Young drivers need more instruction on country roads

Manitoba Women’s Institute says beginning drivers should be given hands-on practice on unpaved roads

Do young drivers get enough instruction on how to safely drive country roads?

The Manitoba Women’s Institute doesn’t think so, and wants hands-on practice on unpaved surfaces to be part of drivers’ education.

Beginning drivers should be required to spend a specified amount of time driving on gravel and other unpaved surfaces, said Justina Hop, a Vita-area farmer and institute member.

Instructors may talk about the dangers but you have to drive on loose gravel or ‘washboards’ to understand how treacherous they can be, she said.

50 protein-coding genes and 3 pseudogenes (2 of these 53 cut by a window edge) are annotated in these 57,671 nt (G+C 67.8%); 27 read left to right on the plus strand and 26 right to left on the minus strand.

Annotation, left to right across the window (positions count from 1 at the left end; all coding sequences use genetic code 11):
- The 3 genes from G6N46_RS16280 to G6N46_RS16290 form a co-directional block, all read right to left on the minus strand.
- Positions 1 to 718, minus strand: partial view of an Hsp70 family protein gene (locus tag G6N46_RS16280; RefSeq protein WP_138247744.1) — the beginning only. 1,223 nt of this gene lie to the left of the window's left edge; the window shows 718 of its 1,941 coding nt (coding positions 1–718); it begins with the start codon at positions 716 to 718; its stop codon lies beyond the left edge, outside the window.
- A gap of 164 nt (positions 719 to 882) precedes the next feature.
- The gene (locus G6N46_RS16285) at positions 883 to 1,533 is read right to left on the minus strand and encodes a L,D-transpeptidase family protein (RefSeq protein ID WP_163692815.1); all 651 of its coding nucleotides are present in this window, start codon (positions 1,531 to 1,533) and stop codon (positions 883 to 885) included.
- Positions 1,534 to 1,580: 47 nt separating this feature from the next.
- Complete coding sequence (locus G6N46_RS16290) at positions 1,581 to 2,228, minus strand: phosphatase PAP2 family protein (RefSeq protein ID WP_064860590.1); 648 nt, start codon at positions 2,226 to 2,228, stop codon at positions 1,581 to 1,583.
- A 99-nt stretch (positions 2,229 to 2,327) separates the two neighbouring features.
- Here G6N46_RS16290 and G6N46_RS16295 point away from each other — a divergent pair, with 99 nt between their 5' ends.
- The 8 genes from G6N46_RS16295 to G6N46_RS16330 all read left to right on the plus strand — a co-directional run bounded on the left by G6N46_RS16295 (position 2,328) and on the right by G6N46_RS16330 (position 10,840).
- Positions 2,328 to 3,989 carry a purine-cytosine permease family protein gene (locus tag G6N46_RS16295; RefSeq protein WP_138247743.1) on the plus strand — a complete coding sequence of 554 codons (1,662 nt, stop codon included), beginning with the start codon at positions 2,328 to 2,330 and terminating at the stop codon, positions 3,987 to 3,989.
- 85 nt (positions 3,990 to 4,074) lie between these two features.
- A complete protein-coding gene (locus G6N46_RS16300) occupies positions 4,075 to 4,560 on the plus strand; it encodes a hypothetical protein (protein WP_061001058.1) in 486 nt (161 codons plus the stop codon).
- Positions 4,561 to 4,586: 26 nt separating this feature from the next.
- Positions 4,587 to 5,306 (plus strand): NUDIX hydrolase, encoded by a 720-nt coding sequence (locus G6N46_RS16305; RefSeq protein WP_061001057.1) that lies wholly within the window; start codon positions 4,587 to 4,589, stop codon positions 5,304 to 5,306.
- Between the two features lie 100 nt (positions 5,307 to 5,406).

Some country driving — with an experienced instructor at their side — would benefit all youth, not just rural ones, she added.

Sooner or later, many big-city drivers will find themselves on a gravel road with “absolutely no idea what to do,” she said.

Driving instructors take their students on gravel roads if they’re nearby and accessible, said a spokesperson for Manitoba Public Insurance, but conceded that doesn’t happen for most city kids. However, gravel roads aren’t inherently dangerous as long as motorists drive according to road conditions, and that is taught in drivers’ education, he added.

About the author


Lorraine Stevenson

Lorraine Stevenson is a reporter and photographer for the Manitoba Co-operator with 25 years experience writing news and features. She was previously a reporter with the Farmers Independent Weekly and has also written for community newspapers in Winnipeg and Manitoba's Interlake.



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